Indian cinema loves the sports genre, for it allows the makers to explore the protagonist’s wide gamut of emotions and provides them the ease to tell a convincing story that exhibits the “zero to hero” transformation.
There are several successful films made on popular sports such as cricket, football, hockey. For example, late Sushant Singh Rajput’s M.S. Dhoni: The Untold Story, Ranveer Singh’s 83 , Nani’s Jersey and now the Hindi remake of the same starring Shahid Kapoor, that is yet to be released.
However, of late it is raining boxing dramas in Indian cinema. For instance, the Bollywood biopic on boxing star Mary Kom, starring Priyanka Chopra in the lead role. It captured the struggles that the boxer, hailing from a small village in Manipur, faced to realise her audacious dreams.
Sudhakongara’s Irudhi Suttru (Saala Khadoos in Hindi) is the story about how a failed boxer (R Madhavan), on a quest to identify female boxers, chooses to train an amateur (Ritika Singh) and lead her to victory.
Then there's Toofaan, featuring Farhan Akthar. It follows the life of an underdog boxer, who switches from street fights to bouts in the boxing ring.
Pa Ranjith's Sarpatta Parambarai delves into the life of Kabilan (Arya), from the 1970s North Madras, who works hard to redeem his boxing clan and himself from years of defeat. Then there's Anurag Kashyap's 2017 film Mukkabaaz too.
The list doesn't seem to stop. Varun Tej’s Ghani is all set to release on 8 April. Bankrolled by Karan Johar, Puri Jagannadh’s Liger, featuring Vijay Devarakonda and Ananya Panday, is gearing up to hit cinemas on 25 August.
Why Has The Boxing Drama Become a Favourite Sub-Genre?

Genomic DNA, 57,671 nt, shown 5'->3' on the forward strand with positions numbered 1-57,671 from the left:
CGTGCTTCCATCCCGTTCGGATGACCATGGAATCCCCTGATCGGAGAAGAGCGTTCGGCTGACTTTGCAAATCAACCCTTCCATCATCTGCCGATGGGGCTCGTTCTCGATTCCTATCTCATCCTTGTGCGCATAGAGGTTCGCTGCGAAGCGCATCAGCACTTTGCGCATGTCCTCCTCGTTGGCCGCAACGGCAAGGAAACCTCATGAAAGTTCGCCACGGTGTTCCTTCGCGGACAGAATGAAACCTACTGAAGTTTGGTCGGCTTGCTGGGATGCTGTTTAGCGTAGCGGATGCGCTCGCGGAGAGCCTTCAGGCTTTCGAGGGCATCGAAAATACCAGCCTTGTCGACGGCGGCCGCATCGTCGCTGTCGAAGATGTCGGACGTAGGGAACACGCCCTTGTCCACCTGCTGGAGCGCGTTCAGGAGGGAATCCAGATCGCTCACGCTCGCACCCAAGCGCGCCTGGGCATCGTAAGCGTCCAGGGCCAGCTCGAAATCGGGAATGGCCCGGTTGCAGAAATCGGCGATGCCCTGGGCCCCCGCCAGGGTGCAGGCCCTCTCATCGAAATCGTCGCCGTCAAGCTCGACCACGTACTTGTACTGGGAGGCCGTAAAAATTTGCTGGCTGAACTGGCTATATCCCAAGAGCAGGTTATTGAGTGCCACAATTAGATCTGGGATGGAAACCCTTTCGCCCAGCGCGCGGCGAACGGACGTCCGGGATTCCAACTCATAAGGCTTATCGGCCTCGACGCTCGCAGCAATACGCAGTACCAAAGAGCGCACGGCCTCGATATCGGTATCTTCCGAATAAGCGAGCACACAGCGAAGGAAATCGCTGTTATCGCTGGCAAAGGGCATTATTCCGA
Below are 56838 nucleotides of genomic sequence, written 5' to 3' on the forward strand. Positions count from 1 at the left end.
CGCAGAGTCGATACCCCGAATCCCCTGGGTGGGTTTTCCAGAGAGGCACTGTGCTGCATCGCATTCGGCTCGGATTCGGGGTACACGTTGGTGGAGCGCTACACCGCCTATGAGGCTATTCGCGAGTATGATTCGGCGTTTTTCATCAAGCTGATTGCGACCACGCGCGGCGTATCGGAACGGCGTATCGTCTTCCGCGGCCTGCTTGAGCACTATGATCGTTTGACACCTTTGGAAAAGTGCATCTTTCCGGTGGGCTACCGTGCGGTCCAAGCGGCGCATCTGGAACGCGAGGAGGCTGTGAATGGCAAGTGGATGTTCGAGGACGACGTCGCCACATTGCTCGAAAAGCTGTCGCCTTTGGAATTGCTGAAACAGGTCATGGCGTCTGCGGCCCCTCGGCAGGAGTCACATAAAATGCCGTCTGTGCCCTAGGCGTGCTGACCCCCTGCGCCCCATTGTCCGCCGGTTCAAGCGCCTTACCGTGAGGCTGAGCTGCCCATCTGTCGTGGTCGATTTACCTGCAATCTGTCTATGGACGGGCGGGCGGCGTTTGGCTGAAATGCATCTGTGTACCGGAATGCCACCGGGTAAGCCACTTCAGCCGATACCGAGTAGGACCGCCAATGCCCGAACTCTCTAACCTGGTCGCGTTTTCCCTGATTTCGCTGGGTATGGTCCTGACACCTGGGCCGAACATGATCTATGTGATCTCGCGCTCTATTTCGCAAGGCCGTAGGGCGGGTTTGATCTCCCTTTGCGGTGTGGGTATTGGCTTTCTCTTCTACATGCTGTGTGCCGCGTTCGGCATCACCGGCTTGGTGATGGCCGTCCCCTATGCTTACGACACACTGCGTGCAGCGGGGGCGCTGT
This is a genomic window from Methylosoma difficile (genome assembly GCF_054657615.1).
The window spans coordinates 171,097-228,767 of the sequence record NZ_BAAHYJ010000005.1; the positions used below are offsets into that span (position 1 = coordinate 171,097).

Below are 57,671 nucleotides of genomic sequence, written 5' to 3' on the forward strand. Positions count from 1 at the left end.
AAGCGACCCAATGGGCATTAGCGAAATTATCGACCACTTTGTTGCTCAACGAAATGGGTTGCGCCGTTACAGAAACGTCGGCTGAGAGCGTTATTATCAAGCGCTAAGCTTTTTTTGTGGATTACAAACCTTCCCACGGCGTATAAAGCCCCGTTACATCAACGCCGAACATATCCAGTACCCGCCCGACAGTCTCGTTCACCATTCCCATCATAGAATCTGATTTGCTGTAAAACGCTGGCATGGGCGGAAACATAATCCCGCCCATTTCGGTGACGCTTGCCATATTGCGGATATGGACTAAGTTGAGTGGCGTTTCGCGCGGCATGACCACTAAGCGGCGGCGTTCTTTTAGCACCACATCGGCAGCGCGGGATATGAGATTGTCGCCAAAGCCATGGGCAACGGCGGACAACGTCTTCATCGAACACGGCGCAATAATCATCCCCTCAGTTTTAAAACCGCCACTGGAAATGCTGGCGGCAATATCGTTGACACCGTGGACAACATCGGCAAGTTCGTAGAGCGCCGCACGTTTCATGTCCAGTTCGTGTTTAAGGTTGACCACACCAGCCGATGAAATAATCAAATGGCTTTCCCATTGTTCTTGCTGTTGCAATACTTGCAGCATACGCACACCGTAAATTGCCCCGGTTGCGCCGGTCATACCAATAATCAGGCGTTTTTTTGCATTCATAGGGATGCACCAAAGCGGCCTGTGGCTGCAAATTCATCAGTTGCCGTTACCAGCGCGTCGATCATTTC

To start with, boxing is a solo sport, and that makes it easier to narrate the protagonist's story. It offers a scope to delve into the various facets of a person’s life, and not just the sport. Such films also do not demand the development of multiple characters, that are mandatory for multi-player sports. This advantage enables the filmmaker to stay focused on the most important characters, which make casting and training of the limited actors in the ring a cakewalk.
Speaking to the Quint, trade analyst Ramesh Bala said, "Boxing films are a tried and tested genre in Hollywood. For example, Rocky, Raging bull and Ali serve as references, inspiring filmmakers based in India. Moreover, films based on boxing help build the protagonist’s life from scratch and amplify their image dramatically, catering to action movie lovers in the country”.
He added that there is always a market for inspirational stories in Indian cinema, and what better than a boxing drama?
From underdog stories to redemption narratives, boxing films are also easier to relate. Fighting against odds, believing in hope to turn things around and rising back - these elements make for strong stories. In addition, the Indian audiences’ thirst for action films is better satiated with a realistic fist fight in the boxing ring rather than a generic sports drama.
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